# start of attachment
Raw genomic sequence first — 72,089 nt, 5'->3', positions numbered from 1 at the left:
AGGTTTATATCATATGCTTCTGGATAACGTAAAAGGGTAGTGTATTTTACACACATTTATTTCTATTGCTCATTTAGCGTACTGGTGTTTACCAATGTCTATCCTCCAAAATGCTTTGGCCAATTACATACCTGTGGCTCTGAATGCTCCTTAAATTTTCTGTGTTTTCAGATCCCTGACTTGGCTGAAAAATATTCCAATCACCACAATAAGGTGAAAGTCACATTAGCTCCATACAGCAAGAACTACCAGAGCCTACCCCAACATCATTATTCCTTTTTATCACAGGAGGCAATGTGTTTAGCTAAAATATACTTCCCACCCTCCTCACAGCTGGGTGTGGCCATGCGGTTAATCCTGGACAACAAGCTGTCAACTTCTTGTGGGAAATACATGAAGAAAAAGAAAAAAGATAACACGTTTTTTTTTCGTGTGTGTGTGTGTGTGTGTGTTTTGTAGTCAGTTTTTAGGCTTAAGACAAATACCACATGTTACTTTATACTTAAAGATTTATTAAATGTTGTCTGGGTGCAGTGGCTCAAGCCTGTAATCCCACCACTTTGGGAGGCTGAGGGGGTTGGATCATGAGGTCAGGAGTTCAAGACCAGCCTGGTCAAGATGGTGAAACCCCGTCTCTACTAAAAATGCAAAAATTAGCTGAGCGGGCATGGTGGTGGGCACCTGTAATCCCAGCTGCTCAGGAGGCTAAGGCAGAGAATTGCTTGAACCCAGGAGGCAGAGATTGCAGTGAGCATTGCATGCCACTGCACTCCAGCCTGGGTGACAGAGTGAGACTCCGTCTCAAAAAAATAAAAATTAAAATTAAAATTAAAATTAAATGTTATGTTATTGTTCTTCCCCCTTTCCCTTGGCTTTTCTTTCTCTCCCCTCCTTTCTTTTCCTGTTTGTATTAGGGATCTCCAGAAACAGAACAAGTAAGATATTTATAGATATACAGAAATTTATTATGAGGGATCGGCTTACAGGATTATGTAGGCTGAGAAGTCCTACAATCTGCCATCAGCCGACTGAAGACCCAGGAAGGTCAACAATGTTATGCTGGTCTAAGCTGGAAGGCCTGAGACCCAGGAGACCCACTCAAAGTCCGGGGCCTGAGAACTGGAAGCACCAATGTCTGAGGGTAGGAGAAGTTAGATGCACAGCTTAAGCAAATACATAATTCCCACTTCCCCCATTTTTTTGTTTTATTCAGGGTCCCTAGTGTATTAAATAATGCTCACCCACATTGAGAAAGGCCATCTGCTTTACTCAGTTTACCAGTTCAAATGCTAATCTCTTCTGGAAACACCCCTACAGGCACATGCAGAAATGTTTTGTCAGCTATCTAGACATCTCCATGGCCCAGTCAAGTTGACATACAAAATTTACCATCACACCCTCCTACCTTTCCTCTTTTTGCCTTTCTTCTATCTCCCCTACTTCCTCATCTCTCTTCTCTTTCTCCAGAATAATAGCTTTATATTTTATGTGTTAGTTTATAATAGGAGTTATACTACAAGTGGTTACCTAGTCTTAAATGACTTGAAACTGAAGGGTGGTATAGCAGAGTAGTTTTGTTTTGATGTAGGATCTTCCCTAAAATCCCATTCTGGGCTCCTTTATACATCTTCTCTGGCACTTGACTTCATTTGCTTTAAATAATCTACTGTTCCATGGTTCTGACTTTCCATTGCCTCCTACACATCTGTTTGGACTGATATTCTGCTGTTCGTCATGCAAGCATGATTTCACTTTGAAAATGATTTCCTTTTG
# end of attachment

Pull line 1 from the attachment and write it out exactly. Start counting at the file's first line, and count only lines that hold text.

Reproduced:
Raw genomic sequence first — 72,089 nt, 5'->3', positions numbered from 1 at the left: